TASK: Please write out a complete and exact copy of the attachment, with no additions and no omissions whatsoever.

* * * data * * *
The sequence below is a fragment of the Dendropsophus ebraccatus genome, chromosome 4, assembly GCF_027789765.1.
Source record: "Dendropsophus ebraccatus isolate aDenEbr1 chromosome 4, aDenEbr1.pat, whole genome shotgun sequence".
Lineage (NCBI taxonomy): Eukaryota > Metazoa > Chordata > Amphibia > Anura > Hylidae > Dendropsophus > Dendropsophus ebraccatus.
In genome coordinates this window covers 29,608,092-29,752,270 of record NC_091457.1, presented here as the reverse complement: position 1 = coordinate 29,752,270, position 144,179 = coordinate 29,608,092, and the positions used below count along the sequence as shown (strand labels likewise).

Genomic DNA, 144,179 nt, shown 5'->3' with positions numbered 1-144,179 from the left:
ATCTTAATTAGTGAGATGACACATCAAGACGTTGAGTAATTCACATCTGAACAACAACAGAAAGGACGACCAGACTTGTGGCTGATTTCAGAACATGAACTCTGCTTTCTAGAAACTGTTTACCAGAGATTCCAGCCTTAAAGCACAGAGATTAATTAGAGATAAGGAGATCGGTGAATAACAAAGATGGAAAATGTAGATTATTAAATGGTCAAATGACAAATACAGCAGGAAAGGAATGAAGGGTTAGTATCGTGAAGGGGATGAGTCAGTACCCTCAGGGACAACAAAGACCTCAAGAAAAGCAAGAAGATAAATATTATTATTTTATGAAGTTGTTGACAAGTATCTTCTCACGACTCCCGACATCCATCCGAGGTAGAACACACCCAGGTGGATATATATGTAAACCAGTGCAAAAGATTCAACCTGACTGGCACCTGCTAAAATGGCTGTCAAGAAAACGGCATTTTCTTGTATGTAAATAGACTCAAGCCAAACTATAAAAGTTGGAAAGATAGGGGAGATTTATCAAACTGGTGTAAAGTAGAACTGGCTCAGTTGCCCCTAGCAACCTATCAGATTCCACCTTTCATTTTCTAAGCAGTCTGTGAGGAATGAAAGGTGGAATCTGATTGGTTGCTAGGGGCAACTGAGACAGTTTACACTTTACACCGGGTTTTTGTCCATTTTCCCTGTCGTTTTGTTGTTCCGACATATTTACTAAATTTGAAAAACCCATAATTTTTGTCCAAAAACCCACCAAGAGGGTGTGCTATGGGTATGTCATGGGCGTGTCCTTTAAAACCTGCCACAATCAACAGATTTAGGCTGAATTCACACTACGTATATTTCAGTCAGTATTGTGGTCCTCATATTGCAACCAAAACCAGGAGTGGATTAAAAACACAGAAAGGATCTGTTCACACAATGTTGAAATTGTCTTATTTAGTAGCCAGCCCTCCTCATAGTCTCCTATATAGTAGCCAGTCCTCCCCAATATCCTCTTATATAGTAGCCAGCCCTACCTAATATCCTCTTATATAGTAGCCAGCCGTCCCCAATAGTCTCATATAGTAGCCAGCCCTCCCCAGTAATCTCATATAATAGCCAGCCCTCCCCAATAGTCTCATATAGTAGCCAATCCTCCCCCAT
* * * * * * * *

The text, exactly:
The sequence below is a fragment of the Dendropsophus ebraccatus genome, chromosome 4, assembly GCF_027789765.1.
Source record: "Dendropsophus ebraccatus isolate aDenEbr1 chromosome 4, aDenEbr1.pat, whole genome shotgun sequence".
Lineage (NCBI taxonomy): Eukaryota > Metazoa > Chordata > Amphibia > Anura > Hylidae > Dendropsophus > Dendropsophus ebraccatus.
In genome coordinates this window covers 29,608,092-29,752,270 of record NC_091457.1, presented here as the reverse complement: position 1 = coordinate 29,752,270, position 144,179 = coordinate 29,608,092, and the positions used below count along the sequence as shown (strand labels likewise).

Genomic DNA, 144,179 nt, shown 5'->3' with positions numbered 1-144,179 from the left:
ATCTTAATTAGTGAGATGACACATCAAGACGTTGAGTAATTCACATCTGAACAACAACAGAAAGGACGACCAGACTTGTGGCTGATTTCAGAACATGAACTCTGCTTTCTAGAAACTGTTTACCAGAGATTCCAGCCTTAAAGCACAGAGATTAATTAGAGATAAGGAGATCGGTGAATAACAAAGATGGAAAATGTAGATTATTAAATGGTCAAATGACAAATACAGCAGGAAAGGAATGAAGGGTTAGTATCGTGAAGGGGATGAGTCAGTACCCTCAGGGACAACAAAGACCTCAAGAAAAGCAAGAAGATAAATATTATTATTTTATGAAGTTGTTGACAAGTATCTTCTCACGACTCCCGACATCCATCCGAGGTAGAACACACCCAGGTGGATATATATGTAAACCAGTGCAAAAGATTCAACCTGACTGGCACCTGCTAAAATGGCTGTCAAGAAAACGGCATTTTCTTGTATGTAAATAGACTCAAGCCAAACTATAAAAGTTGGAAAGATAGGGGAGATTTATCAAACTGGTGTAAAGTAGAACTGGCTCAGTTGCCCCTAGCAACCTATCAGATTCCACCTTTCATTTTCTAAGCAGTCTGTGAGGAATGAAAGGTGGAATCTGATTGGTTGCTAGGGGCAACTGAGACAGTTTACACTTTACACCGGGTTTTTGTCCATTTTCCCTGTCGTTTTGTTGTTCCGACATATTTACTAAATTTGAAAAACCCATAATTTTTGTCCAAAAACCCACCAAGAGGGTGTGCTATGGGTATGTCATGGGCGTGTCCTTTAAAACCTGCCACAATCAACAGATTTAGGCTGAATTCACACTACGTATATTTCAGTCAGTATTGTGGTCCTCATATTGCAACCAAAACCAGGAGTGGATTAAAAACACAGAAAGGATCTGTTCACACAATGTTGAAATTGTCTTATTTAGTAGCCAGCCCTCCTCATAGTCTCCTATATAGTAGCCAGTCCTCCCCAATATCCTCTTATATAGTAGCCAGCCCTACCTAATATCCTCTTATATAGTAGCCAGCCGTCCCCAATAGTCTCATATAGTAGCCAGCCCTCCCCAGTAATCTCATATAATAGCCAGCCCTCCCCAATAGTCTCATATAGTAGCCAATCCTCCCCCAT